Unempathetic Americans Sit Idle While Public Services Decay, In Favor Of Privatization

Americans falsely believe they can always get better service in the private sector. Americans increasingly laugh at and shun public services, calling them inadequate and antiquated. But these Americans are conveniently ignoring the role public services have played in building this great nation.

Robert Reich has an excellent article explaining why “America stopped caring about the public good.” I do believe I’ve opened a number of articles by offering great praise for a Reich piece, but this guy consistently makes sense. He speaks the truth and he talks about otherwise dry issues in a way that makes them interesting. And even if it’s an issue you’ve ignored, you will probably come away caring about it. In my case, I already recognize the decay of public services in America. We are a country that increasingly favors private over public, but for all the wrong reasons. As I said, too many Americans are ignorant to history and don’t understand how important public services were to building the most powerful and prosperous nation on the planet. And if we are now witnessing the decay of public services, what does that mean for the future of America?

Reich explains why we should care and support public services.

Robert Reich (Business Insider) — A society — any society —- is defined as a set of mutual benefits and duties embodied most visibly in public institutions: public schools, public libraries, public transportation, public hospitals, public parks, public museums, public recreation, public universities, and so on.

Public institutions are supported by all taxpayers, and are available to all. If the tax system is progressive, those who are better off (and who, presumably, have benefitted from many of these same public institutions) help pay for everyone else.

If we want a strong, healthy and vibrant nation of productive citizens, we cannot adopt a “go it alone” attitude. Reich says we started down our path to privatization in the late 1970s, but I believe the strong push to privatization was cemented in the “me” decade of the 1980s, which by the way, is a decade I happen to be fond of. But the 1980s is the decade that laid the foundation of privatization, and born out of that decade is the era of hyper-capitalist thought and policy, something Reich called “Supercapitalism” in a book of the same name.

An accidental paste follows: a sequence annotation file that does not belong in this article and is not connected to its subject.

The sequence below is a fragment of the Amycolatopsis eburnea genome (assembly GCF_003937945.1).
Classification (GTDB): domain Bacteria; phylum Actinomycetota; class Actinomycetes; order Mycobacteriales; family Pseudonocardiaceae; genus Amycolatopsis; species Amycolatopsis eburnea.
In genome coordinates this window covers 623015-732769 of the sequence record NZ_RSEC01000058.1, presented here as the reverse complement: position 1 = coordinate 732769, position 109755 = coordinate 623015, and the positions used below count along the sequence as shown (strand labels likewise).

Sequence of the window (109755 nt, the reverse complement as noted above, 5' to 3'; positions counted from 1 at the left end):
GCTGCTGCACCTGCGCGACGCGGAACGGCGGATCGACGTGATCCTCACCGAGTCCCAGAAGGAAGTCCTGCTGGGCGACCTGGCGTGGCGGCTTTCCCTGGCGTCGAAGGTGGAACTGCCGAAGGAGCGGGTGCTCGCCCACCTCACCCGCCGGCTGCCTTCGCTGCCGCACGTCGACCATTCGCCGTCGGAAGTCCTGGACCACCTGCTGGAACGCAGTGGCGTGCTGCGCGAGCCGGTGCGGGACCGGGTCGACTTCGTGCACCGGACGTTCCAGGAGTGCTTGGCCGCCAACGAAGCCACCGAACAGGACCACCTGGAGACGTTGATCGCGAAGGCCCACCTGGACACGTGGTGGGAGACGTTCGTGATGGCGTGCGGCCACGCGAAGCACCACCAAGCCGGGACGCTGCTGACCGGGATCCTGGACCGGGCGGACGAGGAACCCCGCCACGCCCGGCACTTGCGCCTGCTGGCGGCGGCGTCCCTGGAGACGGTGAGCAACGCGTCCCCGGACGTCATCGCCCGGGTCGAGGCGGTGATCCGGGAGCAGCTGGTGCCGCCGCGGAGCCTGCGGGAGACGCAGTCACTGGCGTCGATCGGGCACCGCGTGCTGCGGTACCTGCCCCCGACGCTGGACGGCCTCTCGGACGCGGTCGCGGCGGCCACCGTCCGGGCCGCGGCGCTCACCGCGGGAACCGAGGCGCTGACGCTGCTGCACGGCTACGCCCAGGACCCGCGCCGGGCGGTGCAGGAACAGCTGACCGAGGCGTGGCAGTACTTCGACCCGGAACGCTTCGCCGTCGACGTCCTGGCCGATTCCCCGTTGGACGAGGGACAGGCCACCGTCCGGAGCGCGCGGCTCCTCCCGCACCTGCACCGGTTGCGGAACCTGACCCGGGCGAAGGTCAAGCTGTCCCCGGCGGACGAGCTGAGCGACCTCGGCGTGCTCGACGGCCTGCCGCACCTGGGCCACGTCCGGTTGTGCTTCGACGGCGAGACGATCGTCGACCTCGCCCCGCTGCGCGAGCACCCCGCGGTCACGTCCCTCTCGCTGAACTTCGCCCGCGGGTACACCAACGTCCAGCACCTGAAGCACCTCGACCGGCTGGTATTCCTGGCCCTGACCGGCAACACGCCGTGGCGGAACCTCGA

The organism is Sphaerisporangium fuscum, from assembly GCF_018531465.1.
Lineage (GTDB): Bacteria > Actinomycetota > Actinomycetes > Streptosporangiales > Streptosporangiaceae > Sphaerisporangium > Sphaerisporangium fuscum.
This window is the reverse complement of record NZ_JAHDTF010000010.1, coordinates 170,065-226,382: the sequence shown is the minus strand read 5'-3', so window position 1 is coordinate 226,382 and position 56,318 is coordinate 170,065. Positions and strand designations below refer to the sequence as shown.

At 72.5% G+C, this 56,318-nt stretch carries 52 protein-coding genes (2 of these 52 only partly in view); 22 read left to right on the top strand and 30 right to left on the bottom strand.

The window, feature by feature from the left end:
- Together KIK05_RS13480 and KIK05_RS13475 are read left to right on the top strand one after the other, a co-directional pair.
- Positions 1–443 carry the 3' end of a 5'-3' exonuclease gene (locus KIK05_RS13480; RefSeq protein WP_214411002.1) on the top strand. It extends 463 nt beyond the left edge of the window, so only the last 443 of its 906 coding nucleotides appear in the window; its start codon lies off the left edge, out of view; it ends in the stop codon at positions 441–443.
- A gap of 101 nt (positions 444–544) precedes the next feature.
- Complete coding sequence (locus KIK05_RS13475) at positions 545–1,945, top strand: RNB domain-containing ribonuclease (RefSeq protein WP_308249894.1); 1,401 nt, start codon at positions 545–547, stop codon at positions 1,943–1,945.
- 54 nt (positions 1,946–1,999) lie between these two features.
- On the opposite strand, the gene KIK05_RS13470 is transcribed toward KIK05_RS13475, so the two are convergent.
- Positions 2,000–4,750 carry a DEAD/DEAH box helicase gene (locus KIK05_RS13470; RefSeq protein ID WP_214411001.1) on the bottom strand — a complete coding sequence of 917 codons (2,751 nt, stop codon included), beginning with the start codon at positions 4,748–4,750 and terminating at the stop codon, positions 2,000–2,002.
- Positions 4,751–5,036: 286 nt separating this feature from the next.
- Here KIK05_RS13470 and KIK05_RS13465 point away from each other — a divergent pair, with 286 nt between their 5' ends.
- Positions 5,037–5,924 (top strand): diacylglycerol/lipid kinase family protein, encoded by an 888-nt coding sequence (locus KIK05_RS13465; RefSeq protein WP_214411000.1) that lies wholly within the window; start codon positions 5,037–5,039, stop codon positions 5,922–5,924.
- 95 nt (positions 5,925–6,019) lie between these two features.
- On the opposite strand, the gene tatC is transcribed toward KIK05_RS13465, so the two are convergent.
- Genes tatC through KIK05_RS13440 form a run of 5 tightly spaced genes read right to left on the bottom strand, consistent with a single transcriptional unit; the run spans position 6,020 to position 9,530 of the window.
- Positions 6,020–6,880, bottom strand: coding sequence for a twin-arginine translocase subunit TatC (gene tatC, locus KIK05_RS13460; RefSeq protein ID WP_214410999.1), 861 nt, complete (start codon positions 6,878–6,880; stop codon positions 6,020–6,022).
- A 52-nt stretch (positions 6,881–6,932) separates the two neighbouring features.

“Privatize” means “Pay for it yourself.” The practical consequence of this in an economy whose wealth and income are now more concentrated than at any time in the past 90 years is to make high-quality public goods available to fewer and fewer.

Many Americans have lost patience when dealing with sub par public services, most notably (and depending on location), public schools. So for those Americans who can afford it, they send their children to private schools without a care or concern for the other families and children in their neighborhood who don’t have the financial freedom to make that decision. Is this good for the future health of America?

Much of the rest of what’s considered “public” has become so shoddy that those who can afford to do so find private alternatives. As public schools deteriorate, the upper-middle class and wealthy send their kids to private ones. As public pools and playgrounds decay, the better-off buy memberships in private tennis and swimming clubs. As public hospitals decline, the well-off pay premium rates for private care.

To repeat, this stems from ignorance of the root cause of the problem. We shifted our focus away from maintaining and enhancing public services and instead decided to offer bigger and better tax incentives and other perks to private companies if they brought their business and their jobs to our local community. We lost focus of the long-term goal for a short-term financial gain. And let’s face it, as voters, and as human beings living our lives, who wouldn’t say yes to an immediate economic payoff? Can we really be faulted for not seeing the long-term downside of putting too much emphasis on private business at the expense of the long-term public good? And when it comes to politicians, well, it’s in their DNA to only care about the next year or two.

Why the decline of public institutions? The financial squeeze on government at all levels since 2008 explains only part of it.

The slide really started more than three decades ago with so-called “tax revolts” by a middle class whose earnings had stopped advancing even though the economy continued to grow. Most families still wanted good public services and institutions but could no longer afford the tab.